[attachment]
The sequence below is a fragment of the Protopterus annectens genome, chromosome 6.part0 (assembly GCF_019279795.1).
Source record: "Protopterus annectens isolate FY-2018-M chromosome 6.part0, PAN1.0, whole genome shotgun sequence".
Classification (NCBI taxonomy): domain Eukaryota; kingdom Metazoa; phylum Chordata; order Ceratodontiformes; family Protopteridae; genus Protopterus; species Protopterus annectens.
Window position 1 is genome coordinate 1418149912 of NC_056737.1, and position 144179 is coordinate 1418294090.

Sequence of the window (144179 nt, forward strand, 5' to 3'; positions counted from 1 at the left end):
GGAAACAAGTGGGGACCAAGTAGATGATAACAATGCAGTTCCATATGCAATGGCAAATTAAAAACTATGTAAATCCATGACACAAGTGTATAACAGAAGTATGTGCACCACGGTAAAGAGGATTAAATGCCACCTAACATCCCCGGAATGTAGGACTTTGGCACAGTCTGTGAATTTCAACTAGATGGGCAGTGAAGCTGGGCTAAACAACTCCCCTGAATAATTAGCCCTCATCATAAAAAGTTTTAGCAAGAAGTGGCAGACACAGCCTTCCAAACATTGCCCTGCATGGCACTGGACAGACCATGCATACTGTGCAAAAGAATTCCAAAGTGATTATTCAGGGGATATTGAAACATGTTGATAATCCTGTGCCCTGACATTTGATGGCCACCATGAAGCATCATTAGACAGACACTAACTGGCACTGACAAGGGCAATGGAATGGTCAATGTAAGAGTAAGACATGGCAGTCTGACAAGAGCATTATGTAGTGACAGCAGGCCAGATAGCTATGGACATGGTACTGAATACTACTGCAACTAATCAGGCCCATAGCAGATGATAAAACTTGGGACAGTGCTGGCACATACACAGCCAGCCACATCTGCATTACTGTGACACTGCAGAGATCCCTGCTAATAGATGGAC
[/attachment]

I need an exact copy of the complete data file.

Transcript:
The sequence below is a fragment of the Protopterus annectens genome, chromosome 6.part0 (assembly GCF_019279795.1).
Source record: "Protopterus annectens isolate FY-2018-M chromosome 6.part0, PAN1.0, whole genome shotgun sequence".
Classification (NCBI taxonomy): domain Eukaryota; kingdom Metazoa; phylum Chordata; order Ceratodontiformes; family Protopteridae; genus Protopterus; species Protopterus annectens.
Window position 1 is genome coordinate 1418149912 of NC_056737.1, and position 144179 is coordinate 1418294090.

Sequence of the window (144179 nt, forward strand, 5' to 3'; positions counted from 1 at the left end):
GGAAACAAGTGGGGACCAAGTAGATGATAACAATGCAGTTCCATATGCAATGGCAAATTAAAAACTATGTAAATCCATGACACAAGTGTATAACAGAAGTATGTGCACCACGGTAAAGAGGATTAAATGCCACCTAACATCCCCGGAATGTAGGACTTTGGCACAGTCTGTGAATTTCAACTAGATGGGCAGTGAAGCTGGGCTAAACAACTCCCCTGAATAATTAGCCCTCATCATAAAAAGTTTTAGCAAGAAGTGGCAGACACAGCCTTCCAAACATTGCCCTGCATGGCACTGGACAGACCATGCATACTGTGCAAAAGAATTCCAAAGTGATTATTCAGGGGATATTGAAACATGTTGATAATCCTGTGCCCTGACATTTGATGGCCACCATGAAGCATCATTAGACAGACACTAACTGGCACTGACAAGGGCAATGGAATGGTCAATGTAAGAGTAAGACATGGCAGTCTGACAAGAGCATTATGTAGTGACAGCAGGCCAGATAGCTATGGACATGGTACTGAATACTACTGCAACTAATCAGGCCCATAGCAGATGATAAAACTTGGGACAGTGCTGGCACATACACAGCCAGCCACATCTGCATTACTGTGACACTGCAGAGATCCCTGCTAATAGATGGAC